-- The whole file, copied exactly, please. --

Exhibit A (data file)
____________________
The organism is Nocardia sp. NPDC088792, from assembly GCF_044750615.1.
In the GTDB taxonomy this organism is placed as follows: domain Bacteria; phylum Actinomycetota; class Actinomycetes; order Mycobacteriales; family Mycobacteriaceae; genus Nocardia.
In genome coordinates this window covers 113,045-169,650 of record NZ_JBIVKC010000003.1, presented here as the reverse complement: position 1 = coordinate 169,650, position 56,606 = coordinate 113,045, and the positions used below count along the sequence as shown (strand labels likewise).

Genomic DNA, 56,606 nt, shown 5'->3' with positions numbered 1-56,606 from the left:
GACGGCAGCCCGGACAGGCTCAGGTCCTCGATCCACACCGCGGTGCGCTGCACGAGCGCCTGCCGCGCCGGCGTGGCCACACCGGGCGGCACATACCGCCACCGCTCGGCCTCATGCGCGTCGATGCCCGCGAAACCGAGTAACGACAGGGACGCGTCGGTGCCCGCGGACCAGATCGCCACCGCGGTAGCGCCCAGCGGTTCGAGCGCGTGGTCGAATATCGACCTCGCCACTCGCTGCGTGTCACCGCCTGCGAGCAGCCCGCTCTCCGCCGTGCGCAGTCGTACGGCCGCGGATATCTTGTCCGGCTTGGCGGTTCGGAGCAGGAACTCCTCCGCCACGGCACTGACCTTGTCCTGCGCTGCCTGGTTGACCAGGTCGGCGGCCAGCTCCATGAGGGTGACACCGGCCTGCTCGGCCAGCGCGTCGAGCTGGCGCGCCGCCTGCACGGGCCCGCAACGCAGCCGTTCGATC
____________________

The organism is Nocardia sp. NPDC088792, from assembly GCF_044750615.1.
In the GTDB taxonomy this organism is placed as follows: domain Bacteria; phylum Actinomycetota; class Actinomycetes; order Mycobacteriales; family Mycobacteriaceae; genus Nocardia.
In genome coordinates this window covers 113,045-169,650 of record NZ_JBIVKC010000003.1, presented here as the reverse complement: position 1 = coordinate 169,650, position 56,606 = coordinate 113,045, and the positions used below count along the sequence as shown (strand labels likewise).

Genomic DNA, 56,606 nt, shown 5'->3' with positions numbered 1-56,606 from the left:
GACGGCAGCCCGGACAGGCTCAGGTCCTCGATCCACACCGCGGTGCGCTGCACGAGCGCCTGCCGCGCCGGCGTGGCCACACCGGGCGGCACATACCGCCACCGCTCGGCCTCATGCGCGTCGATGCCCGCGAAACCGAGTAACGACAGGGACGCGTCGGTGCCCGCGGACCAGATCGCCACCGCGGTAGCGCCCAGCGGTTCGAGCGCGTGGTCGAATATCGACCTCGCCACTCGCTGCGTGTCACCGCCTGCGAGCAGCCCGCTCTCCGCCGTGCGCAGTCGTACGGCCGCGGATATCTTGTCCGGCTTGGCGGTTCGGAGCAGGAACTCCTCCGCCACGGCACTGACCTTGTCCTGCGCTGCCTGGTTGACCAGGTCGGCGGCCAGCTCCATGAGGGTGACACCGGCCTGCTCGGCCAGCGCGTCGAGCTGGCGCGCCGCCTGCACGGGCCCGCAACGCAGCCGTTCGATC